M. Sharon Stack
We all harbor a secret fascination with superpowers. Imagine what we could accomplish with superhuman strength or speed, X-ray vision, invisibility or mind control; the ability to heal instantly, or immortality. Many superpowers once reserved for the fantasy realm are becoming reality thanks to basic research – engaging in fundamental knowledge for the sake of understanding. Basic research is not an abstract luxury reserved for bearded professors lounging about in secluded ivory towers. What begins with a simple question such as “how”, “why” and “what” is the driving force for innovation, applied technology development, and medical breakthroughs.
How does an ant lift many times its own weight? Why is the sky blue? What grows in boiling water?
The overwhelming majority of basic research occurs in university-based laboratories and is funded by federal agencies such as the National Institutes of Health (NIH) and the National Science Foundation (NSF). These scientists ask interesting and important questions about practically everything and eagerly share their results with their peers. Continued and increased federal support for basic research has never been more urgent, as the pace of discovery and the translation to advanced technology continues to grow.
Consider the example of Dr. Thomas Brock who, in the mid-1960s, asked, “what grows in boiling water?” Studying bacteria in their natural habitats, he looked for evidence of bacterial growth in the geysers at Yellowstone National Park. He and others subsequently discovered bacteria capable of living at temperatures from 70-113oF, in geysers, hot springs, and deep sea geothermal vents. Dr. Brock’s new bug was named Thermus aquaticus. This basic research discovery later found a broader audience. Brock’s microbe was the source of an important new reagent that ultimately became known as ‘Taq polymerase.’
Imagine you are at a crime scene and have an urgent need to match DNA obtained from a drop of blood, a bit of semen, or a single hair follicle to DNA obtained from a criminal suspect. To get enough DNA to actually see it, you need a DNA copy machine. Taq polymerase is fundamental to a new technology called “polymerase chain reaction,” (PCR). PCR allows DNA to be copied rapidly. It works fast because it can be used at high temperatures, just as Thermus aquaticus uses it to copy DNA in its steamy, Yellowstone geyser habitat. PCR has revolutionized forensics, enabling identification of suspects from a very small amount of biological material left behind at a crime scene. Indeed, PCR is a new superpower, allowing us to see DNA from a single cell. In addition to forensics, this technology has given us new highly sensitive diagnostic tools for a variety of diseases. In the 1990s, the patent rights to PCR sold for $300 million. The overall return on investment from the basic research that gave us Taq polymerase is impossible to calculate in terms of dollars, criminal investigations, or diagnoses. This discovery would never have happened without the basic ability of scientists to ask “what?”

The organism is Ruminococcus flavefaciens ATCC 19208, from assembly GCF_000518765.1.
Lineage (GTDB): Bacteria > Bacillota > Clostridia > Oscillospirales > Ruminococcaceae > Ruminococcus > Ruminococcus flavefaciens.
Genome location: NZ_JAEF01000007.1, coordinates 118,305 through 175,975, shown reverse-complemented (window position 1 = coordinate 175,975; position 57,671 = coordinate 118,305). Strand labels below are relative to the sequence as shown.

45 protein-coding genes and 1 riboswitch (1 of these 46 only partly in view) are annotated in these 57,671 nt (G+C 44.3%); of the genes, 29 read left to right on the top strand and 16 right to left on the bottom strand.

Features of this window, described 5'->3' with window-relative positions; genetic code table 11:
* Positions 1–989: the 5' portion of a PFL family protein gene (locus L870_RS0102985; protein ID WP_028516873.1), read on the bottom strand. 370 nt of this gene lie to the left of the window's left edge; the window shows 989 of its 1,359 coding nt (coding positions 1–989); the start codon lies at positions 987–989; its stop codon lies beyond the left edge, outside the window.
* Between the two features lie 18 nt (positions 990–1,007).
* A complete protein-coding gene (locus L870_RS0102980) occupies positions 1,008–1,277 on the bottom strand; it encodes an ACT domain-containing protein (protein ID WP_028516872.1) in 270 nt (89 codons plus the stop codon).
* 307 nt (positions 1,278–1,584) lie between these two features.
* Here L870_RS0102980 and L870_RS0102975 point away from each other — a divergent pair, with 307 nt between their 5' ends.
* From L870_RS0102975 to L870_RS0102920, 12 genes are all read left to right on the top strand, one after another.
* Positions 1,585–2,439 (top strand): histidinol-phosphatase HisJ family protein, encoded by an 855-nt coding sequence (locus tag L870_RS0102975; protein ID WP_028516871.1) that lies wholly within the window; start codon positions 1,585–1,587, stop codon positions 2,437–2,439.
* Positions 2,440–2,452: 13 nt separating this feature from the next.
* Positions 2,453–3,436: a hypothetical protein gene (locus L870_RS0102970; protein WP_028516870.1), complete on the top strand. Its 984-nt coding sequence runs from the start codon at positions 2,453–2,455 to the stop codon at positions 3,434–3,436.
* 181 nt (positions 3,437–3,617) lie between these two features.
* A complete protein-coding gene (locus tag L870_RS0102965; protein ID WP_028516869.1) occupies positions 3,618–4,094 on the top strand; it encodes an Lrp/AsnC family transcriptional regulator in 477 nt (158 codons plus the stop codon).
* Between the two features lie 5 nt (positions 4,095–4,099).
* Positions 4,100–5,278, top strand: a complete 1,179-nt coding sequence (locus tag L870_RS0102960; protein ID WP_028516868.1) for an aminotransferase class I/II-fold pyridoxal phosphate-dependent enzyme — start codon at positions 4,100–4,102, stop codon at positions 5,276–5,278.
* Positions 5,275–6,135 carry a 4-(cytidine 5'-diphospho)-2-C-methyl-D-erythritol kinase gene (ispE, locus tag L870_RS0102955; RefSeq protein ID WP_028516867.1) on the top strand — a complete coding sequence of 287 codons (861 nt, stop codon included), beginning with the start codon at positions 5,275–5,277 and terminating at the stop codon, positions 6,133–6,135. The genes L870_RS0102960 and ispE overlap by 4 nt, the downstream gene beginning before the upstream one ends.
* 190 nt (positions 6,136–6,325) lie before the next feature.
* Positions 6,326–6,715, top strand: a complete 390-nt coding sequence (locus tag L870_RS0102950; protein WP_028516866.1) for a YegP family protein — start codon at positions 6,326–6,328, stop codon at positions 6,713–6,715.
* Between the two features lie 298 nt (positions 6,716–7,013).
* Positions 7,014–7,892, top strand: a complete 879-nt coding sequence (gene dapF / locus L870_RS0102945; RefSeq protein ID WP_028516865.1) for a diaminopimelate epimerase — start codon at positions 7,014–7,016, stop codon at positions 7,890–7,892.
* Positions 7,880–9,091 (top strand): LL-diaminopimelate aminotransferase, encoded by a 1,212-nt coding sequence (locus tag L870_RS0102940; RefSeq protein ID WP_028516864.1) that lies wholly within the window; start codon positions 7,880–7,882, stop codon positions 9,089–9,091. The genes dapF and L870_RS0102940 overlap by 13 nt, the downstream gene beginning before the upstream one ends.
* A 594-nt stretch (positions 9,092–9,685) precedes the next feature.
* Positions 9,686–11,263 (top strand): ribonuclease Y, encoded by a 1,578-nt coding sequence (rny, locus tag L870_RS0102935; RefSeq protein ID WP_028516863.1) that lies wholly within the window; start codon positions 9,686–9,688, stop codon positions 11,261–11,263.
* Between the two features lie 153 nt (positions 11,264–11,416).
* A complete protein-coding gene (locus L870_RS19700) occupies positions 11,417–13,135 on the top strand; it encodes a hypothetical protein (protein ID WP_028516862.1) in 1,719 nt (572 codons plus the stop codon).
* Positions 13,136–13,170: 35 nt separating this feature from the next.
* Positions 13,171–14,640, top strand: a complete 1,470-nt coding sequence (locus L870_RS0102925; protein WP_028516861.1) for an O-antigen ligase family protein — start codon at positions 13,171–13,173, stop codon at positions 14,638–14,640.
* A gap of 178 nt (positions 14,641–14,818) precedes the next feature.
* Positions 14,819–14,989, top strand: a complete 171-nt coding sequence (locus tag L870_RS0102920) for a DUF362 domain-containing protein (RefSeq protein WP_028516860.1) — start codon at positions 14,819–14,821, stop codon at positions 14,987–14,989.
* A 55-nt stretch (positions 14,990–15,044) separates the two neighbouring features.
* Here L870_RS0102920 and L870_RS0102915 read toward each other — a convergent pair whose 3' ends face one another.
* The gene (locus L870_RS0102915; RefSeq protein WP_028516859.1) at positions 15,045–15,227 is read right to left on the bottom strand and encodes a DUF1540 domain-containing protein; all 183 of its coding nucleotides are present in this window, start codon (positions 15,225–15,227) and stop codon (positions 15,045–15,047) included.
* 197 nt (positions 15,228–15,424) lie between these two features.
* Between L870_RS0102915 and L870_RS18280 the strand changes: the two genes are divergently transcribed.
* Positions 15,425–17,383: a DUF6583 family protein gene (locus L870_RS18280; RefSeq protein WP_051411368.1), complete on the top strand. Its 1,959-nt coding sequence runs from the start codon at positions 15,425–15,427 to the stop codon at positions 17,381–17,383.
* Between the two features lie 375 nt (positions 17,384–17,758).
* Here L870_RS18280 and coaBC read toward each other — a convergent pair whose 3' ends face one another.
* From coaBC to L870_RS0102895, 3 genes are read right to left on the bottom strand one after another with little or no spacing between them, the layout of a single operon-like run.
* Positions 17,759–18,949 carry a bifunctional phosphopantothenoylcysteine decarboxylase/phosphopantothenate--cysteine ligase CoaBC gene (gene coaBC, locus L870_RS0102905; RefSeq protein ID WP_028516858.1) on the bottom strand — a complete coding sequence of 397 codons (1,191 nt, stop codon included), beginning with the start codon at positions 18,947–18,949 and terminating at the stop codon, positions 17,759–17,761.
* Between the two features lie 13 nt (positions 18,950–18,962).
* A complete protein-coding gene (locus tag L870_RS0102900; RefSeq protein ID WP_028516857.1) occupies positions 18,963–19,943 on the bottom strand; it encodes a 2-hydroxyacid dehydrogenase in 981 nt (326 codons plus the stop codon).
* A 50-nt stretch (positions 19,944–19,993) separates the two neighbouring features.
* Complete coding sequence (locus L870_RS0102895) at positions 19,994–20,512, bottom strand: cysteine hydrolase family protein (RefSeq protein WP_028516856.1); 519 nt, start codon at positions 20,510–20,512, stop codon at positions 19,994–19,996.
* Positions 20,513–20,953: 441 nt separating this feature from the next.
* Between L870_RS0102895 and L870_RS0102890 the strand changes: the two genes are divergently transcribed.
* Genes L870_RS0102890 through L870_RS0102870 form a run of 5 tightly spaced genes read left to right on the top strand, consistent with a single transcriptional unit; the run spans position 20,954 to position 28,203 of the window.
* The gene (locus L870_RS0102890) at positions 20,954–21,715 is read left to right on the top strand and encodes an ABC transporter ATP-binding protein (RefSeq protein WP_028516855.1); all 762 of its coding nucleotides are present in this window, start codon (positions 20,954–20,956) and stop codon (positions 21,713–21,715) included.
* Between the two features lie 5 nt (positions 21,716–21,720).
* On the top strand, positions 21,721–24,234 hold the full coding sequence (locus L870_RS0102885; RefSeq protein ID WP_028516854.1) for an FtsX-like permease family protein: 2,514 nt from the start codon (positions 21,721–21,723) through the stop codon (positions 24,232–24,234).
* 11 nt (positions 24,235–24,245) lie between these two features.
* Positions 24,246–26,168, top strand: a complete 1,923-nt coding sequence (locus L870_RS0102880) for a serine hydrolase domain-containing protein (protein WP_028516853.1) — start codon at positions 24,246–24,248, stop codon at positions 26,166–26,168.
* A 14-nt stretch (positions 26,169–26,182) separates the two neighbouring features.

It is practically impossible to foresee which fundamental observation will ultimately prove to have practical applications. It’s unlikely Dr. Brock could have predicted his research would generate a multi-million-dollar industry, revolutionizing forensic and biomedical science.
Continued collaboration that turns fundamental, basic science into clinical impact is essential to cancer research. In the US alone, we have more than 1.6 million new cancer diagnoses each year. Over half a million Americans die of cancer each year, at a rate of 62 deaths each hour. Aside from loss of life, the cost of cancer care is measured in billions – expected to reach $156 billion by 2020. Without a strong foundation of basic research, these statistics would be even more dire.
In the 1950’s, basic research gave us the structure of the DNA molecule and an understanding of how it is copied when one cell divides to become two. In the 1970s basic scientists began to tackle DNA repair, the process of fixing mistakes in DNA acquired during cell division. The 1980s brought about an understanding of how specific abnormal changes, or mutations, in DNA can cause cancer. PCR technology then enabled rapid detection of DNA mutations in small samples of blood or tumor tissue. We can now examine the complex mutational profile of a tumor in a matter of hours and use this information to guide treatment decisions with therapies targeted to specific mutations in one individual’s DNA.
Science is like a staircase. Each new observation builds upon the foundation below.
Thanks to basic research, we have nearly 15 million cancer survivors alive today, as each step in the staircase brings us closer to a cure. Imagine what we can accomplish with basic research as our superpower.
Originally published by harpercancer.nd.edu on September 25, 2017.at